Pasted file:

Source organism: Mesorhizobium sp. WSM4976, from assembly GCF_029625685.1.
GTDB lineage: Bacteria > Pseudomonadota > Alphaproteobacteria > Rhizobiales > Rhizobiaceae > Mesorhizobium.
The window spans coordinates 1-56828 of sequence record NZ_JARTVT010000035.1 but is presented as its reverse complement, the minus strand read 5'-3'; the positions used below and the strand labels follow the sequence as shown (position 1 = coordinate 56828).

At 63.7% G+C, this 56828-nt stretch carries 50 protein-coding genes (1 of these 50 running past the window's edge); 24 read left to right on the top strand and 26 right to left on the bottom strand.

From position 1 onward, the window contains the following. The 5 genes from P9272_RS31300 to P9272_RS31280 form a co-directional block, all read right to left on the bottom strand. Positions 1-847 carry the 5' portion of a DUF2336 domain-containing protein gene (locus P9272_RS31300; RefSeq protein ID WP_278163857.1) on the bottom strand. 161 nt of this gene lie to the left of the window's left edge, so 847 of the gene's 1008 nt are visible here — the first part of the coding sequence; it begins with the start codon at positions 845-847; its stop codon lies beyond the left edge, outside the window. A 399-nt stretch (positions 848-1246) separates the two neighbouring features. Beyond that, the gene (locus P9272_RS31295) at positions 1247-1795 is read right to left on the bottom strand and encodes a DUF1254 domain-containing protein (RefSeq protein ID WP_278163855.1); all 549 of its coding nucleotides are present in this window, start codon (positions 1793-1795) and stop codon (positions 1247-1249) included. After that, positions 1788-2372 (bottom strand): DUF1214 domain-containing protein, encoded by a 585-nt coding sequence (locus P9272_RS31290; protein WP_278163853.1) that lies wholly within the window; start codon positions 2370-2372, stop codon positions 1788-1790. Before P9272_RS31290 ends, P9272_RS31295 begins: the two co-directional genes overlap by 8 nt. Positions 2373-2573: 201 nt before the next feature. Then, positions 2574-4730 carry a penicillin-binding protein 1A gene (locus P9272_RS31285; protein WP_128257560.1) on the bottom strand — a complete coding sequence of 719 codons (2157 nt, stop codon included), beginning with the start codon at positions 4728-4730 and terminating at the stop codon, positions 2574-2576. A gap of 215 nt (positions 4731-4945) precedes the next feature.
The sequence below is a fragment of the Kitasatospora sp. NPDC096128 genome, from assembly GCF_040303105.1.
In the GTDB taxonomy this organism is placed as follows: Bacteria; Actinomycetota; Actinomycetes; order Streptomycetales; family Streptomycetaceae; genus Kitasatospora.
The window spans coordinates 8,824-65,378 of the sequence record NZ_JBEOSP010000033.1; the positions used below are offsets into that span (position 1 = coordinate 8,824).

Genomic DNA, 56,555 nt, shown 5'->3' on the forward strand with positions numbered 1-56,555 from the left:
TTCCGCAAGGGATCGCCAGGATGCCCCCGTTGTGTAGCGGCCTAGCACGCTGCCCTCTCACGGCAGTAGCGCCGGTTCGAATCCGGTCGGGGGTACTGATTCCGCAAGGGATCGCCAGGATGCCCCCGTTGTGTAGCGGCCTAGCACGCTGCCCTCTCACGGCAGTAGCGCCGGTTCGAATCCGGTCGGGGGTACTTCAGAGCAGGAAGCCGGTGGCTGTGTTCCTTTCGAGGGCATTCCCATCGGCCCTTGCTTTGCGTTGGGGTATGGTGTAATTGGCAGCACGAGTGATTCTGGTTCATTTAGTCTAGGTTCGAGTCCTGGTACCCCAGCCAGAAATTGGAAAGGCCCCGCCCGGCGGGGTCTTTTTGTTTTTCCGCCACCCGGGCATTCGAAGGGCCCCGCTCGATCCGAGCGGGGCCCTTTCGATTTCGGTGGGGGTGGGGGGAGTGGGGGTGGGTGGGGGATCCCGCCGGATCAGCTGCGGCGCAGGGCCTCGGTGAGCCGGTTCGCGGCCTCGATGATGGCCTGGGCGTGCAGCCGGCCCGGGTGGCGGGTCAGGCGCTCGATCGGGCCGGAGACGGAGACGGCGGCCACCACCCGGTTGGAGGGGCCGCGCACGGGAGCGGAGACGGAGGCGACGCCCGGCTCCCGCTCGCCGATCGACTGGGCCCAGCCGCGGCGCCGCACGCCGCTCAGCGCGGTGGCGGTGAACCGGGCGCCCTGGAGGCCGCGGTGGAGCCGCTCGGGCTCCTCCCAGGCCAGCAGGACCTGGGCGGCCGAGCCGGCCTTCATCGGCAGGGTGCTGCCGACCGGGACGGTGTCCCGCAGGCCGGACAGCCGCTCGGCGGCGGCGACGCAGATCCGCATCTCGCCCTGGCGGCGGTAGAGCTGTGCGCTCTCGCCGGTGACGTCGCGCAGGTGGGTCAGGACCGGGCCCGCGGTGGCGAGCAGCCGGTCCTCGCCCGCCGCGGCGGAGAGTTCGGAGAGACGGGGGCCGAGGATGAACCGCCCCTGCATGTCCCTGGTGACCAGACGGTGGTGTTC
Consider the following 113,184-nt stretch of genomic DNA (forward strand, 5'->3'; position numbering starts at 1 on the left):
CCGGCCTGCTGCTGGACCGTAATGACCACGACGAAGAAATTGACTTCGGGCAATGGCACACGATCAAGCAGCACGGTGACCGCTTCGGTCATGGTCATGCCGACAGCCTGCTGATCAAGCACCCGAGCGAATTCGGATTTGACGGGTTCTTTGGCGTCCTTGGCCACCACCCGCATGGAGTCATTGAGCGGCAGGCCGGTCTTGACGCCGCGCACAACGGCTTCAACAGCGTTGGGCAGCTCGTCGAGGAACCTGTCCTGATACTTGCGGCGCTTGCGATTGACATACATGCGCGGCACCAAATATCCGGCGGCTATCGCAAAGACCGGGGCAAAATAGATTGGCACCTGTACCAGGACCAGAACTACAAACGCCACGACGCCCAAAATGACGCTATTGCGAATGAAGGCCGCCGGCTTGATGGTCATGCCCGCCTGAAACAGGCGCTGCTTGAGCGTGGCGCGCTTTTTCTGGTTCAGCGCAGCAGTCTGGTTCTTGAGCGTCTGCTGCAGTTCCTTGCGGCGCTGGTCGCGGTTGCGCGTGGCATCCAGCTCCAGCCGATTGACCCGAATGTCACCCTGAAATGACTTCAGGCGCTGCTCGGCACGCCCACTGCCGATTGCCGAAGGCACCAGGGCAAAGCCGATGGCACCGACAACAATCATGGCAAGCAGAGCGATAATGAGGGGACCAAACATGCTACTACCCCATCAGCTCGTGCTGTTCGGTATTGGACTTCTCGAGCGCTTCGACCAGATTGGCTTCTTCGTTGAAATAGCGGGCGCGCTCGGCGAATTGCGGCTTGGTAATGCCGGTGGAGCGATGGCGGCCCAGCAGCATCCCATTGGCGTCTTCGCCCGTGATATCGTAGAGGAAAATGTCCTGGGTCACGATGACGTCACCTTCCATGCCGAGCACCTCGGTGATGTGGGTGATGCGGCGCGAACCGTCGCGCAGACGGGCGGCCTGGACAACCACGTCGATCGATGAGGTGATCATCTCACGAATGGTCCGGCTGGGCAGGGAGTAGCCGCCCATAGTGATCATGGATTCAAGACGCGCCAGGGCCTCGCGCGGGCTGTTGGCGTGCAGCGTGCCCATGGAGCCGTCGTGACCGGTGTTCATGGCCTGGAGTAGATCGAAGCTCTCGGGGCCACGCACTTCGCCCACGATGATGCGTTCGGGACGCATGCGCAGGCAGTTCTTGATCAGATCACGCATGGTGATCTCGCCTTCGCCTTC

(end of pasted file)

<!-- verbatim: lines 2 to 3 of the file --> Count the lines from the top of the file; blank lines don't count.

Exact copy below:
GTDB lineage: Bacteria > Pseudomonadota > Alphaproteobacteria > Rhizobiales > Rhizobiaceae > Mesorhizobium.
The window spans coordinates 1-56828 of sequence record NZ_JARTVT010000035.1 but is presented as its reverse complement, the minus strand read 5'-3'; the positions used below and the strand labels follow the sequence as shown (position 1 = coordinate 56828).